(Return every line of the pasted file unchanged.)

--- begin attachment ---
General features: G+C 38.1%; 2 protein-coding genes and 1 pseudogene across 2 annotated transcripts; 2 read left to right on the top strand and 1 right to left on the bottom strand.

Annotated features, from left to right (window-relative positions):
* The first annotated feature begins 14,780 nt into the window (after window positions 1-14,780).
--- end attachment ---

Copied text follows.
General features: G+C 38.1%; 2 protein-coding genes and 1 pseudogene across 2 annotated transcripts; 2 read left to right on the top strand and 1 right to left on the bottom strand.

Annotated features, from left to right (window-relative positions):
* The first annotated feature begins 14,780 nt into the window (after window positions 1-14,780).